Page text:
Crestone Peak (14,294 feet) via the Cottonwood Lakes Trailhead
Dates: September 2 and 3, 2006
Author: Adam Helman
This effort was part of a larger journey
collecting Colorado county highpoints in August and early September 2006.
I arranged to climb the Crestones, as Crestone Peak and its eastern sister summit,
with John Sype of Omaha, Nebraska and his wife Stacy. John climbed Aconcagua with Edward Earl
and myself the previous January, and I was anxious to meet him again.
John was recovering from a hand injury on another Colorado fourteener several weeks earlier.
This fact, combined with the greater technical difficulty of the north couloir, suggested that
we climb the south couloir and, to avoid gains and losses, approach from the west using the
Cottonwood Lakes Trail.
The Manitou Foundation is a Buddhist organization which owns a large tract of developed land
on the west side of the range. The western, Cottonwood Lakes trailhead is within a public easement
on the eastern edge of this land. A heated battle of words (and lawyers?) exists between their
desires and that of the Forest Service insofar as public access to this trailhead.
At the trailhead are two posted signs designed to scare you off. One reads,
"No trespassing". The other sign reads, "No access to National Forest from this trailhead".
Given these negative comments, the Sypes and I met at 7:45 a.m. 0.1 mile west of the trailhead proper
at a gravel area, decidedly meant for parking, that forms an extension of the side road
which leads to the actual trailhead.
We each place on the inside windshield a signed form, available at the Manitou Foundation website,
which states that we are crossing the land on a pilgrimage - and waiving them of liability in event of injury.
This was likely overkill - but I for one did not want my truck to be towed!
I DO NOT RECOMMEND THIS APPROACH TO THE COTTONWOOD LAKES!!
With that stated quite emphatically I proceed to elaborate. The trail begins benignly enough,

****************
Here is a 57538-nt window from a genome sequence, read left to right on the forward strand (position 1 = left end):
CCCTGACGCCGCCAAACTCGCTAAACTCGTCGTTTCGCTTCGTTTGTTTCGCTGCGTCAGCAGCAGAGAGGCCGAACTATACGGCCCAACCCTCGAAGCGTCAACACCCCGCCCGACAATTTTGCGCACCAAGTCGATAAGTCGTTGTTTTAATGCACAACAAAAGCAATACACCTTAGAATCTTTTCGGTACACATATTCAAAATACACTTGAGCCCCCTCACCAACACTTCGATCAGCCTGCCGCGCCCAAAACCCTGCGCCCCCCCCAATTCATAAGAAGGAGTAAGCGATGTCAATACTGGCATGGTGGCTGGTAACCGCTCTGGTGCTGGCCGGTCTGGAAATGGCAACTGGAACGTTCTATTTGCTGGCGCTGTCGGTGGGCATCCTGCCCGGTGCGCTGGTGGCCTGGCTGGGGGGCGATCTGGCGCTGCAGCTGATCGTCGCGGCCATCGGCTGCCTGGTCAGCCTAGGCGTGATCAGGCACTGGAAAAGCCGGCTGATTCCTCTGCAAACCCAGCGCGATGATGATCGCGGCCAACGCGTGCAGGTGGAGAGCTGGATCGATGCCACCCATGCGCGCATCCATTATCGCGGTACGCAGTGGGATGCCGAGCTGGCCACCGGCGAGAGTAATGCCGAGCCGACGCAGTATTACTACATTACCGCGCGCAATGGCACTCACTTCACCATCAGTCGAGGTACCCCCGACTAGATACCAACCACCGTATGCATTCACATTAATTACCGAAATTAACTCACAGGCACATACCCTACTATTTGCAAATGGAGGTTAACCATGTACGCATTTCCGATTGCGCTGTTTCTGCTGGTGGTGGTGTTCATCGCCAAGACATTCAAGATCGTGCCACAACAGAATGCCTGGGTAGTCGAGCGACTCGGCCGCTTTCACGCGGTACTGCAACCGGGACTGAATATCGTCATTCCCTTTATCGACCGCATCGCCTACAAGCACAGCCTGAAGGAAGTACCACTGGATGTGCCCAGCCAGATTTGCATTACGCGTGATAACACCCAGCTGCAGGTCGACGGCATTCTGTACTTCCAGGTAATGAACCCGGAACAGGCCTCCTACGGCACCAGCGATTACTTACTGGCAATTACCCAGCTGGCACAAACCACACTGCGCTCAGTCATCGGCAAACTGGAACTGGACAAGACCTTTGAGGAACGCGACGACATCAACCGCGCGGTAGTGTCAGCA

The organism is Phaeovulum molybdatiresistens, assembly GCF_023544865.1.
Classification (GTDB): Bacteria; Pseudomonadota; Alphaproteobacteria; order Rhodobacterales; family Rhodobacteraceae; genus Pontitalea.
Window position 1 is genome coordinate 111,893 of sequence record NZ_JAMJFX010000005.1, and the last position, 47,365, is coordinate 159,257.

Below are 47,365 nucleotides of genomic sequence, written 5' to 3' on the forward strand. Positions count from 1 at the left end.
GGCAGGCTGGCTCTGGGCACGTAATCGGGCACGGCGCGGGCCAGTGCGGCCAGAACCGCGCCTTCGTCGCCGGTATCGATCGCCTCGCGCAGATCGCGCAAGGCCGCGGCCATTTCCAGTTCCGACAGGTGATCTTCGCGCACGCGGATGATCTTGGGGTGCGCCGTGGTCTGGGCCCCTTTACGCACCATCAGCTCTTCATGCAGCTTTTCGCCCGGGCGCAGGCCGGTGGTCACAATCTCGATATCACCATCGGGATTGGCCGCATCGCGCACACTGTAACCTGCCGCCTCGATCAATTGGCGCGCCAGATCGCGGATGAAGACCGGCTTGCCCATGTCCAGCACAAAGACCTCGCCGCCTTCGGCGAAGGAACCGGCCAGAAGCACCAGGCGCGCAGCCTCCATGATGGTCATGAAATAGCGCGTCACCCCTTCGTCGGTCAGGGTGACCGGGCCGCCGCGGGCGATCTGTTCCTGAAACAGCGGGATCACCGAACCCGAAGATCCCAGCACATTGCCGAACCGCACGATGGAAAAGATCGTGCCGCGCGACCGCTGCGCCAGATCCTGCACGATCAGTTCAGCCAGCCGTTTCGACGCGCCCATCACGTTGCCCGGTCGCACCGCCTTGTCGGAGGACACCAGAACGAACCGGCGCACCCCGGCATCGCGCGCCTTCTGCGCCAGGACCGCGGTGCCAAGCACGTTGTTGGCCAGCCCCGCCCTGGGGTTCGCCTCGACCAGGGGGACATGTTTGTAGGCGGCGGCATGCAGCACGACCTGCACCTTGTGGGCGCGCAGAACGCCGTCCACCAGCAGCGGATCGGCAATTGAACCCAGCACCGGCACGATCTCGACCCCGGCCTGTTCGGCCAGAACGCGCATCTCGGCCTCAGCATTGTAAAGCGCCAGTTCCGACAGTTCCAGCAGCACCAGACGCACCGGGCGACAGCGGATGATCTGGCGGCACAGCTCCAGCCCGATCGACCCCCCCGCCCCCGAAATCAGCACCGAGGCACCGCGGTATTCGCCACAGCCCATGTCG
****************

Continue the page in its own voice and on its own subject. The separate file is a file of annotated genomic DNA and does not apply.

albeit gaining elevation, unfortunately, quite unevenly with level and steep sections throughout.
After the 3.1 miles mentioned in Dave Covill and John Mitchler's
excellent guidebook, one reaches, at 10,600 feet, boilerplate rock slabs with cairns for navigation.
Immediately prior to this (0.2 mile?) is a thirty foot tall waterfall. The so-called "trail" passes through
the boulders which form the northern (left) buttress of the waterfall, i.e. the trail does not
veer left at that point.
The trail is difficult to follow, and the difficulties mount after you reach a critical trail junction
at some 11,000 feet. Here, the trail you have walked continues east parallel to the stream; while you want
to head northeast on a side-trail (soon to become a mere climber's path) that leads to the Cottonwood Lakes.
This junction is located at GPS-derived NAD27 coordinates (448366 E, 4200146 N), elevation 10,985 feet.
We get off the main "route", not knowing it at the time, and negotiate steep scree and boulders
for much of the remaining approach hike to our high camp. We arrive in the tundra basin immediately south
of Crestone Peak, and decide to camp at two small ponds instead of walking needlessly 0.2 mile east
to Cottonwood Lake proper. This "saves" us 0.4 mile walking the next day as the south couloir is just north
of our camp located at GPS-derived NAD27 coordinates (448754 E, 4201098 N), elevation 12,323 feet.
John and Stacy prepare an excellent supper of pasta with shiitake mushrooms, sausage, freshly grated parmesan,